Meet COS Professor: Amy Vega-Pritchett

A car drives up into the near-empty gym parking lot and parks in one of the many available spaces. As Amy gets out of her car, she takes a deep breath, noting the sharpness of the cold air. It’s an average Wednesday morning; at this time, most are still asleep, but Amy is just getting her day started by an early morning gym session starting at 5:30 am.
Once she is finished at the gym, Amy returns home and gets ready for work, walking into her office around 8:00 am and preparing for her first lecture. Amy Vega- Pritchett is a political science professor at the College of the Sequoias in Visalia, California. At 9:00, Amy is starting her first class of the day, teaching her students about the inner workings of American government and politics; she’ll be busy with various lectures for the next few hours. After her classes, Amy holds office hours for any student that needs help and works on her committee assignments.
Mrs. Pritchett is a member of the curriculum committee at COS and takes time to review the materials discussed in her department. Around 3:00 pm leaves work, sometimes to go home; however, often, she goes to attend her kids’ sports games. In the evening, Amy will make sure to take a couple of hours to grade the assignments from the hundreds of her students.
Amy Vega-Pritchett grew up in Visalia, attending Redwood High School. After graduating, Amy College of the Sequoias, the school where she currently teaches, after which she transferred to the University of California in San Diego to pursue her bachelor’s degree in political science. After receiving her bachelor’s degree, Amy participated in a program offered by the UC system called UCDC, in which she moved to Washington DC, where she worked as a staffer for California congressman Cal Wooley.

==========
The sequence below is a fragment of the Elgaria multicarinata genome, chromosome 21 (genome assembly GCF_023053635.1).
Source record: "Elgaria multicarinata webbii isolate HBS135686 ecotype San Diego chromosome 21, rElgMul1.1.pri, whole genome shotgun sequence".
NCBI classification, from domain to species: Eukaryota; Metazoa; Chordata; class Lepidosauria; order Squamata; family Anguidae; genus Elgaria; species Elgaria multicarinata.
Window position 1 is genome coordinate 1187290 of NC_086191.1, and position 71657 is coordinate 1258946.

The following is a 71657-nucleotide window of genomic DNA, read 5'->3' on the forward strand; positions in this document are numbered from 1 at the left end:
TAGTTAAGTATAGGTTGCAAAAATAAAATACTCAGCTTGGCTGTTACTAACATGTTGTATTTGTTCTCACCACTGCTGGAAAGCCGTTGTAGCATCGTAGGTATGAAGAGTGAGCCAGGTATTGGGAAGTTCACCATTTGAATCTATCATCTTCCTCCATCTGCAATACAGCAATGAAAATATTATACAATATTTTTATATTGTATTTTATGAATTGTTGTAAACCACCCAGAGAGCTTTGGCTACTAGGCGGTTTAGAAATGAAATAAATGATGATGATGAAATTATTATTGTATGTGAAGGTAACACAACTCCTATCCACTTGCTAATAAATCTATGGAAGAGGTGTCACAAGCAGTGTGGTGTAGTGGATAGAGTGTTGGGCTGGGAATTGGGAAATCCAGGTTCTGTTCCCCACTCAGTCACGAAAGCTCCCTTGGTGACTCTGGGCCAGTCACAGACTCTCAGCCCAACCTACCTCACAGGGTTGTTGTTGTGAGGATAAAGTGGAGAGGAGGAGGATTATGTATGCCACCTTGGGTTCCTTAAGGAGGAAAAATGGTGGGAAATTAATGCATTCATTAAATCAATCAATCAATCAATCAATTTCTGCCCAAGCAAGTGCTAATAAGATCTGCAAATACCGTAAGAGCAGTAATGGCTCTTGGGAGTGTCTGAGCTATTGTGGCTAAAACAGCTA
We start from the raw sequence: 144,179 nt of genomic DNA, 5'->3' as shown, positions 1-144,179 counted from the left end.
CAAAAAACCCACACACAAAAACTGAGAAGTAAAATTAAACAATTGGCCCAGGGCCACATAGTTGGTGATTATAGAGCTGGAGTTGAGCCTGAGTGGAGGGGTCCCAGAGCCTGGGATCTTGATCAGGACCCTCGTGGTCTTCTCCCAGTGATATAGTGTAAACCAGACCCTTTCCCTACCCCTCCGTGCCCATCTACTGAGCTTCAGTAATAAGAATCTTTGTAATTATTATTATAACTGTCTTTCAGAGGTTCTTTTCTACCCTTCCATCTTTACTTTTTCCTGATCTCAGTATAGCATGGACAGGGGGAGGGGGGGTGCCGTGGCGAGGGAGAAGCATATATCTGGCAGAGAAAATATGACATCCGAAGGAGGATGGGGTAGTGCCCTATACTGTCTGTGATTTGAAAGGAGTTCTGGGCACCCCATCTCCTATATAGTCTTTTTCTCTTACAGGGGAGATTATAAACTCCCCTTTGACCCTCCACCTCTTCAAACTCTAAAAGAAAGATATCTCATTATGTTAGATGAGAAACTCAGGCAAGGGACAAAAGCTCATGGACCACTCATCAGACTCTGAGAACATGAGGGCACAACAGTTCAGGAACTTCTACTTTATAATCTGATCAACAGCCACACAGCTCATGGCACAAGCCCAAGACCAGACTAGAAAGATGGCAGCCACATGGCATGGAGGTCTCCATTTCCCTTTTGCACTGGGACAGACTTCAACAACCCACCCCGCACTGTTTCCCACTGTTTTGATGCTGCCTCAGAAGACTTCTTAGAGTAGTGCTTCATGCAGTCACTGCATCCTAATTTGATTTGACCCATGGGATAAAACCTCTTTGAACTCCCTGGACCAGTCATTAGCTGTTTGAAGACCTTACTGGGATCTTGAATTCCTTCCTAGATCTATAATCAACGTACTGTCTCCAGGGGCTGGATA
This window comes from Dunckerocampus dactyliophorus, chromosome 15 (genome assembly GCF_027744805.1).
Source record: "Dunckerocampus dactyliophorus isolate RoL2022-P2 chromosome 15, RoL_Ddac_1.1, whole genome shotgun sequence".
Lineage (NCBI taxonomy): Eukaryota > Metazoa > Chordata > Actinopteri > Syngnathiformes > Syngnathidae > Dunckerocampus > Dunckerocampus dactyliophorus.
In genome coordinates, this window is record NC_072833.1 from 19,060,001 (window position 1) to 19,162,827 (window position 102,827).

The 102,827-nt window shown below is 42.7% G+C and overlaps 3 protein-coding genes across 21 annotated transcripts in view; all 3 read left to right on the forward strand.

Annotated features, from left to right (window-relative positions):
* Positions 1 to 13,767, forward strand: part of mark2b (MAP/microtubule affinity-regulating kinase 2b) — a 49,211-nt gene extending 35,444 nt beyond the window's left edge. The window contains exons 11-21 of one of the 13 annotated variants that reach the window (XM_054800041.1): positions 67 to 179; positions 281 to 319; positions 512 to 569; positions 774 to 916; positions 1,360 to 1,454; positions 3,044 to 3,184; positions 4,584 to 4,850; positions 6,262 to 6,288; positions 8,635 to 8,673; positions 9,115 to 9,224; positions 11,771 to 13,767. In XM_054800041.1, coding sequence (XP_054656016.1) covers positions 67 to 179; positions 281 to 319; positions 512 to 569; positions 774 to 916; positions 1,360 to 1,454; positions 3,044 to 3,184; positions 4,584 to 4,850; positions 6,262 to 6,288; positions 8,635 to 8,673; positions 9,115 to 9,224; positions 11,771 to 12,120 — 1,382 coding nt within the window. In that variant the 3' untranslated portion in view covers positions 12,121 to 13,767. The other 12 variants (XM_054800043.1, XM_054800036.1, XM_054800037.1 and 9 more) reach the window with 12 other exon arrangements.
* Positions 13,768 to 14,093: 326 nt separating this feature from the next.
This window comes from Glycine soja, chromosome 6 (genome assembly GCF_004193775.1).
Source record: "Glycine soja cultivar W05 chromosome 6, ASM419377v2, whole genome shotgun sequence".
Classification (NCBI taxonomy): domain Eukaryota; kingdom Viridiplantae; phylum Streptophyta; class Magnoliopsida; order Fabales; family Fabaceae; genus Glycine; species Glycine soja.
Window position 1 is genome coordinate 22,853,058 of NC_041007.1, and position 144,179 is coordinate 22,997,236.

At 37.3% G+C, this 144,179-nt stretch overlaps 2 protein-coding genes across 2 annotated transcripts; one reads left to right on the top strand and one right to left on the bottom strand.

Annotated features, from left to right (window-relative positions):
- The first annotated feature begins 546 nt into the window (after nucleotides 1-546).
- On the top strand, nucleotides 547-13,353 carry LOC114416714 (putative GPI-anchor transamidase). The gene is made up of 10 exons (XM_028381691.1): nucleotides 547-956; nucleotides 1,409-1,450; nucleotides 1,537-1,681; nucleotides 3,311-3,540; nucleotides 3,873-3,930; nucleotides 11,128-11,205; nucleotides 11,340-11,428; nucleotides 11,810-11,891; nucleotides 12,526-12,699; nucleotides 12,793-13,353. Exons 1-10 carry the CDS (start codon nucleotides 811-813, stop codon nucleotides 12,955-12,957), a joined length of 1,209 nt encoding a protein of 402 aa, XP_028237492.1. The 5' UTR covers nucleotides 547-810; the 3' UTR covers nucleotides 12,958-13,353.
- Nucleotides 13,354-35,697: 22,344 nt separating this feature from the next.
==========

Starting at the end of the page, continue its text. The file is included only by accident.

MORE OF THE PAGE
There she learned the ins and outs of politics and the responsibilities of representatives in Congress, which was of great benefit as she moved forward in teaching American politics. Soon after her job in D.C., Mrs. Pritchett moved to Peru for about six months, and while she was there, she taught English to the local kids. Once she moved back to the U.S., Amy attended CSU Long Beach, where she pursued her undergrad in political science and her teaching credentials.
When looking back on why she decided to teach, “I’m a people person,” she said, “I wanted to inspire people.”
Amy went on to explain that the goal of her teaching was to inspire her students to be politically active and teach them how to make politically informed decisions.
In 2020, when the coronavirus pandemic first broke the news, many campuses shut down, leading most classes to shift to online learning. When asked about her experience teaching online courses, Amy replied, “It was different.” She had taught online classes in the past, but they were voluntary; now, everyone was forced into exclusively online courses, and many weren’t accustomed to such classes. This shift caused Amy much frustration as students were much less responsive and harder to reach. Not only did it cause Amy frustration, “It took a toll on my health,” she claimed, “I got carpal tunnel.” The extensive time teaching on a computer not only caused her mental strain but also caused the nerves in her hands to become pinched, leading to a feeling of recurring numbness in her hands, a condition often known as carpal tunnel.
Amy is also a devoted wife and mother. While living in Hermosa and attending CSU Long Beach, Amy met a familiar face in her class, and they started dating. She had known Nick in high school, but like many, lost touch as they both moved on to college to pursue careers. After dating for a few years, they got married and settled down in Visalia. Now they have three kids, two of whom attend college and one still in high school. With two of the kids in college, Amy now has more free time than before.
During this free time, she likes to take trips to the beach with her husband, go skiing whenever there is snow at China Peak or other locations, and enjoys going biking whenever she has the time. In addition to all those other things, Amy also enjoys watching her kids’ sports games and always goes to support them.
The last couple of years have been quite hectic, from the first pandemic in 100 years to a much more divided political system.
Many people are pessimistic about the future; however, Amy keeps a positive attitude and is hopeful for what’s next to come. She continues to inspire students into being smart about politics and hopes to attract more political science majors to the college and maybe expand the department, creating an overall better experience at the College of the Sequoias.
In a message to her students, Amy says, “Don’t give up, finish your degree, and take advantage of services on campus.”